• St Nicholas Cole Abbey, London
  • St Paul's Cathedral
  • St Peter upon Cornhill, Cornhill, London
  • St Stephen Walbrook, London
  • St Vedast alias Foster, Foster Lane, London
  • Enlarged the Protestant Church in the Savoy, London
  • Ingestre Church, Staffordshire


  • All Hallows the Great, Lombard Street, London
  • All Hallows, Bread Street, London
  • All Hallows, Lombard Street, London
  • Christ Church Newgate, Newgate Street, London
  • St Alban, Wood Street, London
  • St Anne's Church, Soho
  • St Antholin, Watling Street, London
  • St Augustine with St Faith, Watling Street, London
  • St Bartholomew-by-the-Exchange, Exchange, London
  • St Benet, Gracechurch Street, London
  • St Christopher-le-Stocks, Threadneedle Street, London
  • St Dionis Backchurch, Fenchurch Street, London
  • St George, Botolph Lane, London
  • St Mary Aldermary, Bow Lane, London
  • St Mary Magdalene, Old Fish Street, London
  • St Mary Somerset, Thames Street, London
  • St Matthew, Friday Street, London
  • St Michael Queenhithe, Upper Thames Street, London
  • St Michael, Crooked Lane, London
  • St Michael, Wood Street, London
  • St Mildred, Bread Street, London
  • St Mildred, Poultry, London
  • St Olave Old Jewry, London
  • St Stephen Coleman, Coleman Street, London
  • St Swithin London Stone, Cannon Street, London

College Halls of Residence

  • Garden Quadrangle, Trinity College, Oxford
  • Williamson Building, The Queen's College, Oxford

Court Rooms

  • Court House, Windsor

Gateways & Entrances

  • Temple Bar, London
  • Tom Tower, Christ Church, Oxford

Government Offices

  • The Custom House, London
  • The Navy Office, Seething Lane, London

Guard Houses


  • The Royal Hospital, Chelsea
  • Royal Naval Hospital, Greenwich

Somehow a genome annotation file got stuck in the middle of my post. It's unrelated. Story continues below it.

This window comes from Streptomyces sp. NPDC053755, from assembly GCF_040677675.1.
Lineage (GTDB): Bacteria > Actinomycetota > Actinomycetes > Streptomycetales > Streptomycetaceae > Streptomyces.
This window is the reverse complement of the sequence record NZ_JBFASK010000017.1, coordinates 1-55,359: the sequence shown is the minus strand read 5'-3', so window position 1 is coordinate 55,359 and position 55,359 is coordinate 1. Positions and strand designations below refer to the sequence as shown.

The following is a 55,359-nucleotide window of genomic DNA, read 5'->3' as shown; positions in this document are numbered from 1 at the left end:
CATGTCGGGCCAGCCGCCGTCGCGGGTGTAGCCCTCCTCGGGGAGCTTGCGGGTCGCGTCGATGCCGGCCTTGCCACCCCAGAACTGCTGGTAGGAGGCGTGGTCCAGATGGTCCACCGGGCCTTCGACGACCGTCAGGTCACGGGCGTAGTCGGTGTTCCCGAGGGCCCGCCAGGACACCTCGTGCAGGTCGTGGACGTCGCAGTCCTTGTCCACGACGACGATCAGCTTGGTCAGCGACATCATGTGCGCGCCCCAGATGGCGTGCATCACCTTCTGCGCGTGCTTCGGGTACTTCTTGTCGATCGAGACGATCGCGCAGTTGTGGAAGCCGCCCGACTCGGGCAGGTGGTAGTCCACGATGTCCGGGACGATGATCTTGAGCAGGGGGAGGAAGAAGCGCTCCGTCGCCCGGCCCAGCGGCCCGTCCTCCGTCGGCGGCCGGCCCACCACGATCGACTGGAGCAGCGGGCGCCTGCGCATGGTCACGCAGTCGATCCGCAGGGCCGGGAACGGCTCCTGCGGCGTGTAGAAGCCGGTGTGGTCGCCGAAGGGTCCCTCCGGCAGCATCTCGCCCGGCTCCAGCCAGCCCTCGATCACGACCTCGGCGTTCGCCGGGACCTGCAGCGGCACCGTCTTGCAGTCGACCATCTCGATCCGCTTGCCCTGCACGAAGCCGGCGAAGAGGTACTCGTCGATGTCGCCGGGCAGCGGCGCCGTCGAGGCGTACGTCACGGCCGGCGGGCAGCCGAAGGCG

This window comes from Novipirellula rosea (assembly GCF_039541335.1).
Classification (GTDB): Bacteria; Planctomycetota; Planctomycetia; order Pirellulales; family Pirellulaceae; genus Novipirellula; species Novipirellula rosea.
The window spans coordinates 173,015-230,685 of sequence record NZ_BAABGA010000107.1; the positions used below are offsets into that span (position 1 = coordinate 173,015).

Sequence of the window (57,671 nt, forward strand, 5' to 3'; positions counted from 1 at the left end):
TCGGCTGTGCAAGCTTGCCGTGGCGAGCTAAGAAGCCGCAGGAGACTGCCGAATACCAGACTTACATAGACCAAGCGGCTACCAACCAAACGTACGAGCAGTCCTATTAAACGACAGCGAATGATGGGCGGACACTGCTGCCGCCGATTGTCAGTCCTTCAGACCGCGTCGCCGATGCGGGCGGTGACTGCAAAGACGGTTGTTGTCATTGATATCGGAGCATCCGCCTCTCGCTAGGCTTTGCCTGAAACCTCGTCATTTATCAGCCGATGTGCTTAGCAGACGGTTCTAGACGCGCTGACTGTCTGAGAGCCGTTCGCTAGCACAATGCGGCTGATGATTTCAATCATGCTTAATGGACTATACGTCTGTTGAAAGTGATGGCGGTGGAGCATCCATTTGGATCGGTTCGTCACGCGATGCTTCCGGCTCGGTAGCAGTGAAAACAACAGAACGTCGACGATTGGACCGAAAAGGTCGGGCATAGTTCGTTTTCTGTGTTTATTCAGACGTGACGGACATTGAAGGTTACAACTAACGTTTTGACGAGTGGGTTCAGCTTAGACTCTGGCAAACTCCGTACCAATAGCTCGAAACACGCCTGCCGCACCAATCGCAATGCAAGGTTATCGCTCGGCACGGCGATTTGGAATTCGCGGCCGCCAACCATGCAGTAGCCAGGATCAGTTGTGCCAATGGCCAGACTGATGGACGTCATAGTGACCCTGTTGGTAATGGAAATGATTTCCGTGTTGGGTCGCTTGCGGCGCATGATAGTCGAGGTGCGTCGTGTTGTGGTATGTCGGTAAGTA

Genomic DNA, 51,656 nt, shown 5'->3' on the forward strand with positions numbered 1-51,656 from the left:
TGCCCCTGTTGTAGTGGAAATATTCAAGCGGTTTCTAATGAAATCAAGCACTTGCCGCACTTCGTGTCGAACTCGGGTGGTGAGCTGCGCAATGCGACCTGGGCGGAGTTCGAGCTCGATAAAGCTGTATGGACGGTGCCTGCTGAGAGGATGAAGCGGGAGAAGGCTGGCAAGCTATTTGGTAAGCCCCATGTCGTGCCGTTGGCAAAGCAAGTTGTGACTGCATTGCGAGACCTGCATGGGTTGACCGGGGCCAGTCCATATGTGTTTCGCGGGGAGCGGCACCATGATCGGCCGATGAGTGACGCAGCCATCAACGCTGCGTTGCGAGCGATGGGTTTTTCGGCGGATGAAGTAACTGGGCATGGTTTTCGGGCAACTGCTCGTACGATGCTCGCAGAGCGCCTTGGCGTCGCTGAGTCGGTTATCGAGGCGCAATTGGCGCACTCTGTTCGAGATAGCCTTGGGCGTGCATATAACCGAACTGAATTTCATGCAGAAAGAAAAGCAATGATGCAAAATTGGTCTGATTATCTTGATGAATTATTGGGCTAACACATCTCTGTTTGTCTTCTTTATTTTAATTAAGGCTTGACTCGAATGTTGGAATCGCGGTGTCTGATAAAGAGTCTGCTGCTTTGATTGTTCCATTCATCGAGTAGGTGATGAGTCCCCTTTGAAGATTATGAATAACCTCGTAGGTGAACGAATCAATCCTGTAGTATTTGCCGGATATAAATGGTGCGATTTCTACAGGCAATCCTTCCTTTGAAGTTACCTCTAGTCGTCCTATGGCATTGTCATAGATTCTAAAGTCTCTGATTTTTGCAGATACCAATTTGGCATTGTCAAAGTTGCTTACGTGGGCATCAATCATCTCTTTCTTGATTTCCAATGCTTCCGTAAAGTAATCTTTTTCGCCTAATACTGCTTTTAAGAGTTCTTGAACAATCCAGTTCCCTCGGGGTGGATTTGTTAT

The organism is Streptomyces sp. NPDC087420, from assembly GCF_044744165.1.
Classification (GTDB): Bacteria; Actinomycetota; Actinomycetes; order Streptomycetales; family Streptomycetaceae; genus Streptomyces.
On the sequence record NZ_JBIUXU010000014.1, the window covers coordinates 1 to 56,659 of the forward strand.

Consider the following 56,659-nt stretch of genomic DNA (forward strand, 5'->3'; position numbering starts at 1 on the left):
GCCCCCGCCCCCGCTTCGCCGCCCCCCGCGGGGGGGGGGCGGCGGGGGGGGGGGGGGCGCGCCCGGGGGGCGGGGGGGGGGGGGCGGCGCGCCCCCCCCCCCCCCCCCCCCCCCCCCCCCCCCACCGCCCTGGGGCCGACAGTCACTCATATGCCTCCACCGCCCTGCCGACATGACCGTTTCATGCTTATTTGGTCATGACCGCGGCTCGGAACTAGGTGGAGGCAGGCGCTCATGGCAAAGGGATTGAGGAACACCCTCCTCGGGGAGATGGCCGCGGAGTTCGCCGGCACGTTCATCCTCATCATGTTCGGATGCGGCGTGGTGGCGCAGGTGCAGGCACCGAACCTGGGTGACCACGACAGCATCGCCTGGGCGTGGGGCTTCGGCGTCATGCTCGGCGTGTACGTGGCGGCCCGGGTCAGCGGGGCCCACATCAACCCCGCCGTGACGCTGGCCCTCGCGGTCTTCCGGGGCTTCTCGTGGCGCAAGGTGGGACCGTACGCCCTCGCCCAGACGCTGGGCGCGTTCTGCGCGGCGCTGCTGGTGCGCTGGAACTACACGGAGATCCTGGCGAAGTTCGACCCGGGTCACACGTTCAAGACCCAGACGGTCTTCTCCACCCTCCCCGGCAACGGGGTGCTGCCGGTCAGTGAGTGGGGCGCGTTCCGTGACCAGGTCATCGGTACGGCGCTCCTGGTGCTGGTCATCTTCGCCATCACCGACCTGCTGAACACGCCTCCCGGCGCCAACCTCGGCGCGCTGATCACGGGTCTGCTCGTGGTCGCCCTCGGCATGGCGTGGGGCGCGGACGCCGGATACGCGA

• Morden College, Blackheath, London (like Greenwich Hospital intended as a retirement home, but for retired merchants rather than sailors)


  • Tring Manor House, Hertfordshire
  • Thoresby House, Nottinghamshire
  • Bridgewater Square Development, London
  • Winslow Hall, Buckinghamshire
  • Marlborough House, St James's, London



Observatories & Scientific Buildings


Schools & Colleges


  • Sheldonian Theatre, Oxford (not for plays but for University ceremonies)
  • Drury Lane Theatre, London

  Results from FactBites:
Christopher Wren - Wikipedia, the free encyclopedia (608 words)
Sir Christopher Wren, FRS (20 October 1632–25 February 1723) was an English architect of the 17th century, famous for his role in the re-building of London's churches after the Great Fire of London of 1666.
Born in 1632 in Wiltshire, Wren was the son of the dean of Windsor.
Christopher Wren was knighted in 1673 and served as a member of Parliament in 1685-1688 and 1702-1705.
WREN - LoveToKnow Article on WREN (1501 words)
Wren also designed a colonnade to enclose a large piazza forming a clear space round the church, somewhat after the fashion of Bernini's colonnade in front of St Peter's, but space in the city was too valuable to admit of this.
Wren (D.C.L. from 1660) was knighted in 1673, and was elected president of the Royal Society in 1681.
Many of these carry on the old belief that the wren was the king of birds, a belief connected with the fable that once the fowls of the air resolved to choose for their leader that one of them which should mount highest.
  More results at FactBites »